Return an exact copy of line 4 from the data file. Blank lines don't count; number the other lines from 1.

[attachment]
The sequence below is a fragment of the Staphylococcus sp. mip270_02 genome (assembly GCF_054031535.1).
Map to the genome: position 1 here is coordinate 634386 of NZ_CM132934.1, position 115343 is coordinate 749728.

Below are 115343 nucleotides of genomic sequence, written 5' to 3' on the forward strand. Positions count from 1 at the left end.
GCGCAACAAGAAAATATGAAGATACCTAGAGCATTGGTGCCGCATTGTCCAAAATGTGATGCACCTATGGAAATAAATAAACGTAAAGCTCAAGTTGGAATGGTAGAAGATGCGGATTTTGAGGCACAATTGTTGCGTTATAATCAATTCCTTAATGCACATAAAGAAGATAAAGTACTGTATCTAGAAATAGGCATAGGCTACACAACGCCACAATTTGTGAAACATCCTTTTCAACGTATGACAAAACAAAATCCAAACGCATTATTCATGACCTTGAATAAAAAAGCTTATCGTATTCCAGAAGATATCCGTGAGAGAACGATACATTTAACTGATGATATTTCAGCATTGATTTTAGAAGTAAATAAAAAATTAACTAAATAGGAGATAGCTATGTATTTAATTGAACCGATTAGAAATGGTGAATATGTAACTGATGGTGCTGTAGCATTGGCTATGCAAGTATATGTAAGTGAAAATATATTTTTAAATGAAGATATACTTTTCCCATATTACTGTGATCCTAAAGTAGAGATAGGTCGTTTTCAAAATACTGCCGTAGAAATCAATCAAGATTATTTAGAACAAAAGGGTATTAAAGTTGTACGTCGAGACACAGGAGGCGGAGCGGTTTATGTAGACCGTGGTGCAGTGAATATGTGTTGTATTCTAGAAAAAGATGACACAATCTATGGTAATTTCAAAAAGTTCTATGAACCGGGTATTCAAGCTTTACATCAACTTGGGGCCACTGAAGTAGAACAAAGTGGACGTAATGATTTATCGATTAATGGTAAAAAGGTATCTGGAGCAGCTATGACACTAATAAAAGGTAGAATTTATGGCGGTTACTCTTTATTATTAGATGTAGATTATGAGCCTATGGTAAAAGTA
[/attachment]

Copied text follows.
GCGCAACAAGAAAATATGAAGATACCTAGAGCATTGGTGCCGCATTGTCCAAAATGTGATGCACCTATGGAAATAAATAAACGTAAAGCTCAAGTTGGAATGGTAGAAGATGCGGATTTTGAGGCACAATTGTTGCGTTATAATCAATTCCTTAATGCACATAAAGAAGATAAAGTACTGTATCTAGAAATAGGCATAGGCTACACAACGCCACAATTTGTGAAACATCCTTTTCAACGTATGACAAAACAAAATCCAAACGCATTATTCATGACCTTGAATAAAAAAGCTTATCGTATTCCAGAAGATATCCGTGAGAGAACGATACATTTAACTGATGATATTTCAGCATTGATTTTAGAAGTAAATAAAAAATTAACTAAATAGGAGATAGCTATGTATTTAATTGAACCGATTAGAAATGGTGAATATGTAACTGATGGTGCTGTAGCATTGGCTATGCAAGTATATGTAAGTGAAAATATATTTTTAAATGAAGATATACTTTTCCCATATTACTGTGATCCTAAAGTAGAGATAGGTCGTTTTCAAAATACTGCCGTAGAAATCAATCAAGATTATTTAGAACAAAAGGGTATTAAAGTTGTACGTCGAGACACAGGAGGCGGAGCGGTTTATGTAGACCGTGGTGCAGTGAATATGTGTTGTATTCTAGAAAAAGATGACACAATCTATGGTAATTTCAAAAAGTTCTATGAACCGGGTATTCAAGCTTTACATCAACTTGGGGCCACTGAAGTAGAACAAAGTGGACGTAATGATTTATCGATTAATGGTAAAAAGGTATCTGGAGCAGCTATGACACTAATAAAAGGTAGAATTTATGGCGGTTACTCTTTATTATTAGATGTAGATTATGAGCCTATGGTAAAAGTA